PubMed ID
9462823 View in PubMed
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Baseline patterns of adipose tissue fatty acids and long-term risk of breast cancer: a case-cohort study in the Danish cohort Diet, Cancer and Health.

https://arctichealth.org/en/permalink/ahliterature264936
Source
Eur J Clin Nutr. 2014 Oct;68(10):1088-94
Publication Type
Article
Date
Oct-2014
Author
J A Schmidt
A. Gorst-Rasmussen
P W Nyström
J H Christensen
E B Schmidt
C. Dethlefsen
A. Tjønneland
K. Overvad
C C Dahm
Source
Eur J Clin Nutr. 2014 Oct;68(10):1088-94
Date
Oct-2014
Language
English
Publication Type
Article
Keywords
Adult
Aged
Breast Neoplasms - epidemiology - pathology
Cohort Studies
Denmark - epidemiology
Fatty Acids - analysis
Female
Humans
Incidence
Male
Middle Aged
Prospective Studies
Risk
Risk factors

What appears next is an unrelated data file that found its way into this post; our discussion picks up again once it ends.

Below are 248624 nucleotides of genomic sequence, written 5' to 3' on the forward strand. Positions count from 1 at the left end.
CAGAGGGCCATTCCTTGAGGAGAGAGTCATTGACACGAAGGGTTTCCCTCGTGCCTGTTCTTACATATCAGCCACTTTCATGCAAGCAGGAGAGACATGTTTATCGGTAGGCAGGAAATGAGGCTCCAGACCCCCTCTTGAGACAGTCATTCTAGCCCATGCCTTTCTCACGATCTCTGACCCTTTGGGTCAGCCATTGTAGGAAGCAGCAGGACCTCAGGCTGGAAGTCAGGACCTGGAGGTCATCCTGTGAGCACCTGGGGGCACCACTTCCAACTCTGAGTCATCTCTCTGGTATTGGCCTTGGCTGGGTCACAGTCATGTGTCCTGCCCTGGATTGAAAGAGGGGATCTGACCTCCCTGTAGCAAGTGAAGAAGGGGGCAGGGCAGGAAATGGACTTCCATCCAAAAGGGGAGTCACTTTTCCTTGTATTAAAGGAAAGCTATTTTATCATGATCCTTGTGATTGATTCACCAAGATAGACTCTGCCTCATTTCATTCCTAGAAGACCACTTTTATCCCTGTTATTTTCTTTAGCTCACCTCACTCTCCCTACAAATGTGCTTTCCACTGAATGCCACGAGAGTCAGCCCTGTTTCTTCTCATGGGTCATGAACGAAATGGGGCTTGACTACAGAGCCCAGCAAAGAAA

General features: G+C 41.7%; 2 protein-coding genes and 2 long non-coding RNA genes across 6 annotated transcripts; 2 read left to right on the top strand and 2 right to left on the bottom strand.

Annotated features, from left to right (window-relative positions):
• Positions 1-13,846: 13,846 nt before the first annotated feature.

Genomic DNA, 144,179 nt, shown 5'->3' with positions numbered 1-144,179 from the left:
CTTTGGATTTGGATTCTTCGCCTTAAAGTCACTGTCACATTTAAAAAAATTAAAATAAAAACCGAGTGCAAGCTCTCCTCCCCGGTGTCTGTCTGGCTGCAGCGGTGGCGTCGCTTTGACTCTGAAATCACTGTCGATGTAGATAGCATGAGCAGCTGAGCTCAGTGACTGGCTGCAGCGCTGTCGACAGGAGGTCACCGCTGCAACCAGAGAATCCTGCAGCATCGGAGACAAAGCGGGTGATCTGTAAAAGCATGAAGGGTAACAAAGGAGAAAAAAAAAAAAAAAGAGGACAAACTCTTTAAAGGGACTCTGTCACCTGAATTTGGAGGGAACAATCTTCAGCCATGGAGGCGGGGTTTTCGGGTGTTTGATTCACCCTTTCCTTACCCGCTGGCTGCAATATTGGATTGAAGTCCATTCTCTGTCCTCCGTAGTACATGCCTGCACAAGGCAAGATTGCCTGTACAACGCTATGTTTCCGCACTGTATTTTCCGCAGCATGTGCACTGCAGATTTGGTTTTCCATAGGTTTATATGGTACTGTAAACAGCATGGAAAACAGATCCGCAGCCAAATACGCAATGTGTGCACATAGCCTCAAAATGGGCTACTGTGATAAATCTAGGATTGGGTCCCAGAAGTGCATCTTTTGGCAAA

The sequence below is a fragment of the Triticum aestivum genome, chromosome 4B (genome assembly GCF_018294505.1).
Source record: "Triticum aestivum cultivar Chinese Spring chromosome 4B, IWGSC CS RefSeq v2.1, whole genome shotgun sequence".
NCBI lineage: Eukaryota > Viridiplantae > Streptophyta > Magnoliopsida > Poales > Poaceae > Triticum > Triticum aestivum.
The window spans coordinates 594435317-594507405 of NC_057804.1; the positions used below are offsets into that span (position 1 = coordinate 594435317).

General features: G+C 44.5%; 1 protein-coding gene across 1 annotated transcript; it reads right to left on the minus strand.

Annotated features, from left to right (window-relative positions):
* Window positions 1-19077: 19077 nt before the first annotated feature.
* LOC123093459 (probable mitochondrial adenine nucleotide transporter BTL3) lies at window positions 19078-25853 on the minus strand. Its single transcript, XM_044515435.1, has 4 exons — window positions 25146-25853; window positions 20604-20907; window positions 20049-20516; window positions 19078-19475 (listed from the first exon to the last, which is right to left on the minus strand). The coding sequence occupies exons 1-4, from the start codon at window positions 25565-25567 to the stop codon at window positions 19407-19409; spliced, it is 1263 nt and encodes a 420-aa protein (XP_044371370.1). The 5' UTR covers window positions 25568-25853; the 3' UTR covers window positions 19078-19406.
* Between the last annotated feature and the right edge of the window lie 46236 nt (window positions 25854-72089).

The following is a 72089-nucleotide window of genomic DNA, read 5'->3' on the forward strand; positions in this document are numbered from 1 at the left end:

Subcutaneous Fat - chemistry
Abstract
The evidence regarding fatty acids and breast cancer risk is inconclusive. Adipose tissue fatty acids can be used as biomarkers of fatty acid intake and of endogenous fatty acid exposure. Fatty acids in adipose tissue are correlated owing to common dietary sources and shared metabolic pathways, which group fatty acids into naturally occurring patterns. We aimed to prospectively investigate associations between adipose tissue fatty acid patterns and long-term risk of total breast cancer and breast cancer subtypes characterised by oestrogen and progesterone receptor status (ER and PR).
This case-cohort study was based on data from the Danish cohort Diet, Cancer and Health. At baseline, a fat biopsy and information on lifestyle and reproductive factors were collected. From the 31 original fatty acids measured, patterns of fatty acids were identified using the treelet transform. During a median follow-up of 5.3 years, 474 breast cancer cases were identified. Hazard ratios and 95% confidence intervals of risk of total breast cancer and of subtypes according to quintiles of factor score were determined by weighted Cox proportional hazards regression.